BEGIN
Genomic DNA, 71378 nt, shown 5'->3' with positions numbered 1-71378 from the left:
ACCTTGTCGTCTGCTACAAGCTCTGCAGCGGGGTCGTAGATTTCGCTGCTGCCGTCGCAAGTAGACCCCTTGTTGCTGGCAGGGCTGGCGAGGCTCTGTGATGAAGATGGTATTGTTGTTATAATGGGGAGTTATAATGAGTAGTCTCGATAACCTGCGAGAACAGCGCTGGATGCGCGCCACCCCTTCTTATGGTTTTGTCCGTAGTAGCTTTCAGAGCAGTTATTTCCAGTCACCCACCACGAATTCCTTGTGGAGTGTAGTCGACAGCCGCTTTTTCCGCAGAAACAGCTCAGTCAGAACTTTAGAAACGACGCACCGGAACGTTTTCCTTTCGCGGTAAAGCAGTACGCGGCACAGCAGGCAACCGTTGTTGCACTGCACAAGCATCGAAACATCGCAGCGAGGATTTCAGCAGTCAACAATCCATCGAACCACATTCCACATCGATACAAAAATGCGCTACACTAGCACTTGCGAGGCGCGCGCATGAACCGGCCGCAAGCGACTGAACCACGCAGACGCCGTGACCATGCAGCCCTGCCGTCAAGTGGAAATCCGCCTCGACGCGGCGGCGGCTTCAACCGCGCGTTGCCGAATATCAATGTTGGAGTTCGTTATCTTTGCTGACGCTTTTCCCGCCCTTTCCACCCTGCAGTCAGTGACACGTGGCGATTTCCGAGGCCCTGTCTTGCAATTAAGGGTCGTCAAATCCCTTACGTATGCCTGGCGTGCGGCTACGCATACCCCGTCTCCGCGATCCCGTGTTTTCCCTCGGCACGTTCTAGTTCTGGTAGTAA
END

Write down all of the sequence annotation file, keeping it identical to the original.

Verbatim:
Genomic DNA, 71378 nt, shown 5'->3' with positions numbered 1-71378 from the left:
ACCTTGTCGTCTGCTACAAGCTCTGCAGCGGGGTCGTAGATTTCGCTGCTGCCGTCGCAAGTAGACCCCTTGTTGCTGGCAGGGCTGGCGAGGCTCTGTGATGAAGATGGTATTGTTGTTATAATGGGGAGTTATAATGAGTAGTCTCGATAACCTGCGAGAACAGCGCTGGATGCGCGCCACCCCTTCTTATGGTTTTGTCCGTAGTAGCTTTCAGAGCAGTTATTTCCAGTCACCCACCACGAATTCCTTGTGGAGTGTAGTCGACAGCCGCTTTTTCCGCAGAAACAGCTCAGTCAGAACTTTAGAAACGACGCACCGGAACGTTTTCCTTTCGCGGTAAAGCAGTACGCGGCACAGCAGGCAACCGTTGTTGCACTGCACAAGCATCGAAACATCGCAGCGAGGATTTCAGCAGTCAACAATCCATCGAACCACATTCCACATCGATACAAAAATGCGCTACACTAGCACTTGCGAGGCGCGCGCATGAACCGGCCGCAAGCGACTGAACCACGCAGACGCCGTGACCATGCAGCCCTGCCGTCAAGTGGAAATCCGCCTCGACGCGGCGGCGGCTTCAACCGCGCGTTGCCGAATATCAATGTTGGAGTTCGTTATCTTTGCTGACGCTTTTCCCGCCCTTTCCACCCTGCAGTCAGTGACACGTGGCGATTTCCGAGGCCCTGTCTTGCAATTAAGGGTCGTCAAATCCCTTACGTATGCCTGGCGTGCGGCTACGCATACCCCGTCTCCGCGATCCCGTGTTTTCCCTCGGCACGTTCTAGTTCTGGTAGTAA